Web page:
THT-Tailored Heating Technologie
The significant reduction of CO2 emissions is a major goal for society in the coming decades. Consistent lightweight construction in the automotive and aerospace industries is contributing to the achievement of this goal. The high demand for lightweight components leads to high prices for carbon fibre semi-finished products and their carbon fibres. Consequently, these fibres should only be used where their outstanding material properties are also needed. Tailored blanks made from organotapes embody intelligent lightweight construction through load-path-oriented orientation of the fibres in combination with a high degree of automation, for example through Automated Fiber Placement (AFP). Due to the load-oriented fibre orientation, a tailored blank typically has varying sheet thicknesses and numbers of layers over the surface. The consolidated, flat tailored blank is heated to forming temperature before thermoforming. The varying wall thickness causes an inhomogeneous temperature distribution. The so-called hot spots (local overheating), in areas with low wall thicknesses, lead to degradation of the thermoplastic matrix and delamination of the fibre-reinforced plastic. The cold spots, on the other hand, lead to poor surface qualities, insufficient forming and poor dimensional accuracy of the end product.
THT-Tailored Heating Technology for Fibre Plastic Composites
To avoid this problem, IBT uses the new process development Tailored Heating Technology (THT) for homogeneous heating of the tailored blanks in its ThermoLine-HEAT batch furnace, which is already established on the market. In contrast to current systems, the approach of THT is to vary or adapt the heat input locally according to the material thickness. The following figure shows both the typical material accumulation in tailored blanks and the advantages of the new technology compared to existing heating techniques.
In this way, areas of thin sheet thickness are not unnecessarily overheated and areas of heavy material accumulation are only sufficiently heated to forming temperature. This is achieved by a two-dimensional pixel matrix of infrared spot emitters. The THT thus results in higher process reliability, greater flexibility during product changes and lower reject rates by avoiding hot and cold spots.
In principle, IR heating systems can be very finely controlled and regulated, as the IR emitters are much more responsive than comparable convective systems. In addition to the possibility of varying the energy input locally, the selection of the appropriate infrared emitter is equally decisive for high product quality. In general, heat emitters are divided into short-wave, (fast) medium-wave and long-wave infrared on the basis of the emission spectrum. The suitable emitter can also be assigned to corresponding material classes and their absorption spectra via this property. Electromagnetic radiation in the wavelength range of the absorption maxima of the materials (resonance effect) reduces heat loss to a minimum. Under certain circumstances, the choice of emitter is made on the basis of individual requirements of the intended process, such as particularly rapid heating (high power density), the reaction speed or penetration depths (heating through the component or heat input limited to the surface). In order to meet the most diverse requirements, IBT draws on the entire spectrum of different types of emitters and uses them as needed.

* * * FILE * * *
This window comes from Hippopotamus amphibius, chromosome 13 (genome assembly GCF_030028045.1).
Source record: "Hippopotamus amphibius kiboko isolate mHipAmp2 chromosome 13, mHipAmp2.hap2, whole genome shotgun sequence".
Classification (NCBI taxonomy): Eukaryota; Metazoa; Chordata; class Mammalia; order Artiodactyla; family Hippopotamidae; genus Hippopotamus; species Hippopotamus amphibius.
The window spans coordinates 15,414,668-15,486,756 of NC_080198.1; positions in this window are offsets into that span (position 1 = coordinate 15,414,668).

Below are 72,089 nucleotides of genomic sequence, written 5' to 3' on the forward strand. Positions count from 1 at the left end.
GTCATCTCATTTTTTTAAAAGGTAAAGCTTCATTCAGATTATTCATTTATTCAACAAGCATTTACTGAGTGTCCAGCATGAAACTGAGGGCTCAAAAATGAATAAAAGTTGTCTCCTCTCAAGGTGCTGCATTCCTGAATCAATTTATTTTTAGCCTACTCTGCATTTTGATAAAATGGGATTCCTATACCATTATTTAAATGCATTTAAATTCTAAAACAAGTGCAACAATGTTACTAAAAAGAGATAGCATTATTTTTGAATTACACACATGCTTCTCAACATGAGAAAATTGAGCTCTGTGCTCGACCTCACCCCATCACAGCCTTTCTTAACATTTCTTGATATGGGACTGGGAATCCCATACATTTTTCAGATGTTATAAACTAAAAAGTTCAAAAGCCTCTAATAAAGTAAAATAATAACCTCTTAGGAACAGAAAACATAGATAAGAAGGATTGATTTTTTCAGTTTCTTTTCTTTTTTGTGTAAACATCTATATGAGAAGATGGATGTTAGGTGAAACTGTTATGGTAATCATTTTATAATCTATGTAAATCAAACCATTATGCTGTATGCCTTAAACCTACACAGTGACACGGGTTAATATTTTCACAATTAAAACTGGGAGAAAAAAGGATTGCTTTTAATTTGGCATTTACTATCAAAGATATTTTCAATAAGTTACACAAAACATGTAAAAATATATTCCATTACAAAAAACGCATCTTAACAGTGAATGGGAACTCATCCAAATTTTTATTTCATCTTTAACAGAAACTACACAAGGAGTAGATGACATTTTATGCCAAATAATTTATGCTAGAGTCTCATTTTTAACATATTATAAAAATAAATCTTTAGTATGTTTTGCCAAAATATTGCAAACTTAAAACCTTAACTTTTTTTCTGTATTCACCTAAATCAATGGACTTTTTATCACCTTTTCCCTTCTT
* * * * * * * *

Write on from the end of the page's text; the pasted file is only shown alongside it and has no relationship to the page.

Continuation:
The relevant manufacturers of infrared emitters have suitable know-how to fully develop the procedural process with the plant operator. However, infrared emitter manufacturers usually only specialise in one or two emitter types and do not offer the entire portfolio. At this point, the conflict of interests between the emitter manufacturer, the plant builder and the plant operator is pre-programmed. Often, the required thermal process is adapted to an existing emitter type, which means that the heat treatment process does not utilise the full potential of infrared technology. The thermal process with its special requirements necessitates the manufacturer-independent selection of the most suitable infrared emitter depending on the materials to be treated and the exposure time.
Dr. Eder: "In order to meet the requirements of plant operators and processes, IBT is able to draw on the entire spectrum of different types of emitters and use the required emission behaviour as needed to improve quality while saving energy. In particular, the flexible selection of infrared emitters offers extended possibilities for production cycles that are difficult to control in terms of heat technology."
If all the parameters are right, efficiency and process reliability increase and rejects decrease. IBT GmbH from Freiberg is an established manufacturer of infrared plant technology and a specialist in infrared radiant heat. IBT acts as a complete service provider from system planning to installation and after-sales service.